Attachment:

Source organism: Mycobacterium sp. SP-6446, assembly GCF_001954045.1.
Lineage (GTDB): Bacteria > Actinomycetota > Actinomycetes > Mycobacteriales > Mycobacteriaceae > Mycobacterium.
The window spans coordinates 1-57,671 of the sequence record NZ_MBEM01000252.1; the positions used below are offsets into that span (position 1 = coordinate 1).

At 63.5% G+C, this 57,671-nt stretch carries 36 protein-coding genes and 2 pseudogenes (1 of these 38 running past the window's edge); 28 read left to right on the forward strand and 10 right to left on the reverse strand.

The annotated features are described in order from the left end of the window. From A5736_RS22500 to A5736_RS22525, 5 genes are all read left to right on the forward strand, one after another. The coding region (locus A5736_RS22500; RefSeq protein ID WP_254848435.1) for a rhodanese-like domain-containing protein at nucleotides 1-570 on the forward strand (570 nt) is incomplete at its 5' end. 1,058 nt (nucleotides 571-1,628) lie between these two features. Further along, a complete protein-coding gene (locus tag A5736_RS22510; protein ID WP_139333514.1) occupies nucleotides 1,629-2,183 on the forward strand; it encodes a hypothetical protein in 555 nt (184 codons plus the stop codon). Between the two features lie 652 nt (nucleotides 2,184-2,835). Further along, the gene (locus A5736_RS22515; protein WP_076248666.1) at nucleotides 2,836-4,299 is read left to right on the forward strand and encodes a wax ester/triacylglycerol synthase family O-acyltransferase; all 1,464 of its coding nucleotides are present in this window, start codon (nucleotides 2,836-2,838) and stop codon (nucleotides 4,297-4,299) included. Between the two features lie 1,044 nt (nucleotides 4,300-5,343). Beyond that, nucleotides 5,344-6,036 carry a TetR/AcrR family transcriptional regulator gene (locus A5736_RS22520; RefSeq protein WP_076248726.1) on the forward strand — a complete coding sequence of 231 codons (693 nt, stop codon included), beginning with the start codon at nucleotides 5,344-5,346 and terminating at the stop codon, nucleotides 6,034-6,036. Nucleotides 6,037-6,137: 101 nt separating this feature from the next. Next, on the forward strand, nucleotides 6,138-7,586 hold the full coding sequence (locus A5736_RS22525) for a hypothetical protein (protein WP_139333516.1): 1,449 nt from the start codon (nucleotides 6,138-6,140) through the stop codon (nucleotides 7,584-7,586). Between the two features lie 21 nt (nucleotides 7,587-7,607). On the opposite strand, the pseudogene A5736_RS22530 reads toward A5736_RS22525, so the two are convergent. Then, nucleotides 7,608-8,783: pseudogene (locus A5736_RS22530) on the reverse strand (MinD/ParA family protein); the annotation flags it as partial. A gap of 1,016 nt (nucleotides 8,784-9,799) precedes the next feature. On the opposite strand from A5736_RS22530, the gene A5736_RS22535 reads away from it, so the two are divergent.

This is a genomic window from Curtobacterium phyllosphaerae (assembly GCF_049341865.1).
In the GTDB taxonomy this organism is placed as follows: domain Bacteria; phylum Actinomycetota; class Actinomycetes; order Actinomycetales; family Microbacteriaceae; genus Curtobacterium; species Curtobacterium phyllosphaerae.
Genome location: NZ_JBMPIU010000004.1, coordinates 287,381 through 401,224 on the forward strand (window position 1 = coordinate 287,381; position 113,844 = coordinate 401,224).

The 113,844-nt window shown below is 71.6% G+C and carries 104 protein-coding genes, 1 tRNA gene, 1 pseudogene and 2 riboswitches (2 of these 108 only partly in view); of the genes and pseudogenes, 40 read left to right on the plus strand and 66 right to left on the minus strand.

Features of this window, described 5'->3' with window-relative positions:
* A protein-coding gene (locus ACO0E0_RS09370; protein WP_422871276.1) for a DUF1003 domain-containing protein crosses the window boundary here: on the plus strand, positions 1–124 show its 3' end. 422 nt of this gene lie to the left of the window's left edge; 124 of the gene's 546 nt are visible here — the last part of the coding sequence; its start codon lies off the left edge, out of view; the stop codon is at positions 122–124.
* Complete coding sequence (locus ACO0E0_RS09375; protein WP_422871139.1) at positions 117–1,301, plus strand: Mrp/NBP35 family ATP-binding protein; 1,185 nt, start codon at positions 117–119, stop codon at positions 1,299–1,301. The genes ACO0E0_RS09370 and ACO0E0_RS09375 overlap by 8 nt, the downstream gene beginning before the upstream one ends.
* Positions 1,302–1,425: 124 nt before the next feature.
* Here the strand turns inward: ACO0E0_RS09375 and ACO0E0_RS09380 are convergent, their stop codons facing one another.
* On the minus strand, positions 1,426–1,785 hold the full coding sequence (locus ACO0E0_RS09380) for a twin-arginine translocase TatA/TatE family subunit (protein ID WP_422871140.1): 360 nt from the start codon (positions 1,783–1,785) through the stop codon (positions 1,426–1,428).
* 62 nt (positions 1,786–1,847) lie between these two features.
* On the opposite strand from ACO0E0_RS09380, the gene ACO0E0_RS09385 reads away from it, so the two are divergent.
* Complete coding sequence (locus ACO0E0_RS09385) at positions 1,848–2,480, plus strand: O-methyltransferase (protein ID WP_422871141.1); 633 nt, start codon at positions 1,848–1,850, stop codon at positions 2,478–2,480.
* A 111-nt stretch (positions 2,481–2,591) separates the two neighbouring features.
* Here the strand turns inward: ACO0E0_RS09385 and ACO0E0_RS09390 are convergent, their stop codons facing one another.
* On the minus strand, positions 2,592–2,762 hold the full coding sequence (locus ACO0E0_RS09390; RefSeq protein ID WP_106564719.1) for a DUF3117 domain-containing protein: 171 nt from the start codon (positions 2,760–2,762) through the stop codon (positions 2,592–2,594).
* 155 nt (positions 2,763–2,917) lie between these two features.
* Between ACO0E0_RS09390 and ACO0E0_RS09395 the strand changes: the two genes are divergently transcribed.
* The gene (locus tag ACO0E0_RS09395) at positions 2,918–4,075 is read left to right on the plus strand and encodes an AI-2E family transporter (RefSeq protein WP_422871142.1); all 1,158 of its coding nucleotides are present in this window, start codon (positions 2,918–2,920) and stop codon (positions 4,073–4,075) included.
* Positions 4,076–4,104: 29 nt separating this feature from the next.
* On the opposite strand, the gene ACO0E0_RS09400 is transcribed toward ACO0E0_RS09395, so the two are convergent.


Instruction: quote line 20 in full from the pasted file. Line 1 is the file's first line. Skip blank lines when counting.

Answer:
* Here the strand turns inward: ACO0E0_RS09385 and ACO0E0_RS09390 are convergent, their stop codons facing one another.